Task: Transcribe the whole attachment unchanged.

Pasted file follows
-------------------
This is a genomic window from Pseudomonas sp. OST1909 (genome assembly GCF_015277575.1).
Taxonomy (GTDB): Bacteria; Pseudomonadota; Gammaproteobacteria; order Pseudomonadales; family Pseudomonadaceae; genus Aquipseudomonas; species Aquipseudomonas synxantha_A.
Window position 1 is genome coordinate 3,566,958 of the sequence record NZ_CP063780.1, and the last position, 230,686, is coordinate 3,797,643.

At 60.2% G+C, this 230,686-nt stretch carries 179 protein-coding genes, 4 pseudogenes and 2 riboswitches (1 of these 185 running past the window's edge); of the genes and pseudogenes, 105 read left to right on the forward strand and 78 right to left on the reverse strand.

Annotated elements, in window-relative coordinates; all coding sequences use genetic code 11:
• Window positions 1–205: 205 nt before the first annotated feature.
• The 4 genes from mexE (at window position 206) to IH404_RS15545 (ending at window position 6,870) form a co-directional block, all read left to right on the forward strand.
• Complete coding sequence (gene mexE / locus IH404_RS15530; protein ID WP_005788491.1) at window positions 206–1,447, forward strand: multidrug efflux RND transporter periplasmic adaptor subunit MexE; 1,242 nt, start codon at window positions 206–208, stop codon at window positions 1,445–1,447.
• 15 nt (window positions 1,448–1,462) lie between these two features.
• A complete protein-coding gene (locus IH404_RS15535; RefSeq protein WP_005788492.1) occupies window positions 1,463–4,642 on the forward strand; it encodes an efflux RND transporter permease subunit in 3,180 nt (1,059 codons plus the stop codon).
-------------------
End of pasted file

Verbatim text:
This is a genomic window from Pseudomonas sp. OST1909 (genome assembly GCF_015277575.1).
Taxonomy (GTDB): Bacteria; Pseudomonadota; Gammaproteobacteria; order Pseudomonadales; family Pseudomonadaceae; genus Aquipseudomonas; species Aquipseudomonas synxantha_A.
Window position 1 is genome coordinate 3,566,958 of the sequence record NZ_CP063780.1, and the last position, 230,686, is coordinate 3,797,643.

At 60.2% G+C, this 230,686-nt stretch carries 179 protein-coding genes, 4 pseudogenes and 2 riboswitches (1 of these 185 running past the window's edge); of the genes and pseudogenes, 105 read left to right on the forward strand and 78 right to left on the reverse strand.

Annotated elements, in window-relative coordinates; all coding sequences use genetic code 11:
• Window positions 1–205: 205 nt before the first annotated feature.
• The 4 genes from mexE (at window position 206) to IH404_RS15545 (ending at window position 6,870) form a co-directional block, all read left to right on the forward strand.
• Complete coding sequence (gene mexE / locus IH404_RS15530; protein ID WP_005788491.1) at window positions 206–1,447, forward strand: multidrug efflux RND transporter periplasmic adaptor subunit MexE; 1,242 nt, start codon at window positions 206–208, stop codon at window positions 1,445–1,447.
• 15 nt (window positions 1,448–1,462) lie between these two features.
• A complete protein-coding gene (locus IH404_RS15535; RefSeq protein WP_005788492.1) occupies window positions 1,463–4,642 on the forward strand; it encodes an efflux RND transporter permease subunit in 3,180 nt (1,059 codons plus the stop codon).